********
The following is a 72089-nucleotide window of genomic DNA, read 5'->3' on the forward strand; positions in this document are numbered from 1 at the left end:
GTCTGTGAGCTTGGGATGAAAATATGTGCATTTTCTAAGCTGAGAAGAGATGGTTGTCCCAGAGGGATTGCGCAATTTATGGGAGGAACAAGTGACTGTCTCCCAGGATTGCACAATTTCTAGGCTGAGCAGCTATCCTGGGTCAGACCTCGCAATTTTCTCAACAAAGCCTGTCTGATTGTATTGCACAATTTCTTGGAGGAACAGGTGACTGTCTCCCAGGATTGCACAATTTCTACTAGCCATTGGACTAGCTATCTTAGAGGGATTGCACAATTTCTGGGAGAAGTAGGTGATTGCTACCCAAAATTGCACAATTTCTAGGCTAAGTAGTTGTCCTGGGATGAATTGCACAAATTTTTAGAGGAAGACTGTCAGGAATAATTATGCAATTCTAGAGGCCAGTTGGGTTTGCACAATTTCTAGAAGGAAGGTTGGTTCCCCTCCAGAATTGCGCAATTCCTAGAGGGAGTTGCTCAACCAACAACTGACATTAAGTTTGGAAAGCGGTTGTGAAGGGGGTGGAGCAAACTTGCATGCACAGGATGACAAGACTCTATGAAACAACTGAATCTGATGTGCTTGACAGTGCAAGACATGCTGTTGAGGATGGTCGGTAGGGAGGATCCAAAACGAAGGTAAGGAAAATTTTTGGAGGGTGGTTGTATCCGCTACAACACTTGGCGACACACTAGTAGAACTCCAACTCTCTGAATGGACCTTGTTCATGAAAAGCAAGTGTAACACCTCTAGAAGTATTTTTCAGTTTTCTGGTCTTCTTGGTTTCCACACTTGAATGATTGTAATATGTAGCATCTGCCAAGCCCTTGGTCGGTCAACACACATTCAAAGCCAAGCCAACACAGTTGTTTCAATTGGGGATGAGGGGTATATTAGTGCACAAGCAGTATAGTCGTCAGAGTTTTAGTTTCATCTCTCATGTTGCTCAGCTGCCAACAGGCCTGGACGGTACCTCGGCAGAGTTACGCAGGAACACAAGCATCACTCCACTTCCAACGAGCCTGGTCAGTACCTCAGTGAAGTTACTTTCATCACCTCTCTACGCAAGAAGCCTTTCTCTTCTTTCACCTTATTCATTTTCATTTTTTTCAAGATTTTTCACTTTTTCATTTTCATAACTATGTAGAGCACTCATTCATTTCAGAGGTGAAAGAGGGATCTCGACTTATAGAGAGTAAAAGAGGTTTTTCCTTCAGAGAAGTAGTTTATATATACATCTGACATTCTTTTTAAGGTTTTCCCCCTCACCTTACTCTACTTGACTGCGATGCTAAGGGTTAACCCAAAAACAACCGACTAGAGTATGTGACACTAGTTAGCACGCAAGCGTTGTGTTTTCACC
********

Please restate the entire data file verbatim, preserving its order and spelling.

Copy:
The following is a 72089-nucleotide window of genomic DNA, read 5'->3' on the forward strand; positions in this document are numbered from 1 at the left end:
GTCTGTGAGCTTGGGATGAAAATATGTGCATTTTCTAAGCTGAGAAGAGATGGTTGTCCCAGAGGGATTGCGCAATTTATGGGAGGAACAAGTGACTGTCTCCCAGGATTGCACAATTTCTAGGCTGAGCAGCTATCCTGGGTCAGACCTCGCAATTTTCTCAACAAAGCCTGTCTGATTGTATTGCACAATTTCTTGGAGGAACAGGTGACTGTCTCCCAGGATTGCACAATTTCTACTAGCCATTGGACTAGCTATCTTAGAGGGATTGCACAATTTCTGGGAGAAGTAGGTGATTGCTACCCAAAATTGCACAATTTCTAGGCTAAGTAGTTGTCCTGGGATGAATTGCACAAATTTTTAGAGGAAGACTGTCAGGAATAATTATGCAATTCTAGAGGCCAGTTGGGTTTGCACAATTTCTAGAAGGAAGGTTGGTTCCCCTCCAGAATTGCGCAATTCCTAGAGGGAGTTGCTCAACCAACAACTGACATTAAGTTTGGAAAGCGGTTGTGAAGGGGGTGGAGCAAACTTGCATGCACAGGATGACAAGACTCTATGAAACAACTGAATCTGATGTGCTTGACAGTGCAAGACATGCTGTTGAGGATGGTCGGTAGGGAGGATCCAAAACGAAGGTAAGGAAAATTTTTGGAGGGTGGTTGTATCCGCTACAACACTTGGCGACACACTAGTAGAACTCCAACTCTCTGAATGGACCTTGTTCATGAAAAGCAAGTGTAACACCTCTAGAAGTATTTTTCAGTTTTCTGGTCTTCTTGGTTTCCACACTTGAATGATTGTAATATGTAGCATCTGCCAAGCCCTTGGTCGGTCAACACACATTCAAAGCCAAGCCAACACAGTTGTTTCAATTGGGGATGAGGGGTATATTAGTGCACAAGCAGTATAGTCGTCAGAGTTTTAGTTTCATCTCTCATGTTGCTCAGCTGCCAACAGGCCTGGACGGTACCTCGGCAGAGTTACGCAGGAACACAAGCATCACTCCACTTCCAACGAGCCTGGTCAGTACCTCAGTGAAGTTACTTTCATCACCTCTCTACGCAAGAAGCCTTTCTCTTCTTTCACCTTATTCATTTTCATTTTTTTCAAGATTTTTCACTTTTTCATTTTCATAACTATGTAGAGCACTCATTCATTTCAGAGGTGAAAGAGGGATCTCGACTTATAGAGAGTAAAAGAGGTTTTTCCTTCAGAGAAGTAGTTTATATATACATCTGACATTCTTTTTAAGGTTTTCCCCCTCACCTTACTCTACTTGACTGCGATGCTAAGGGTTAACCCAAAAACAACCGACTAGAGTATGTGACACTAGTTAGCACGCAAGCGTTGTGTTTTCACC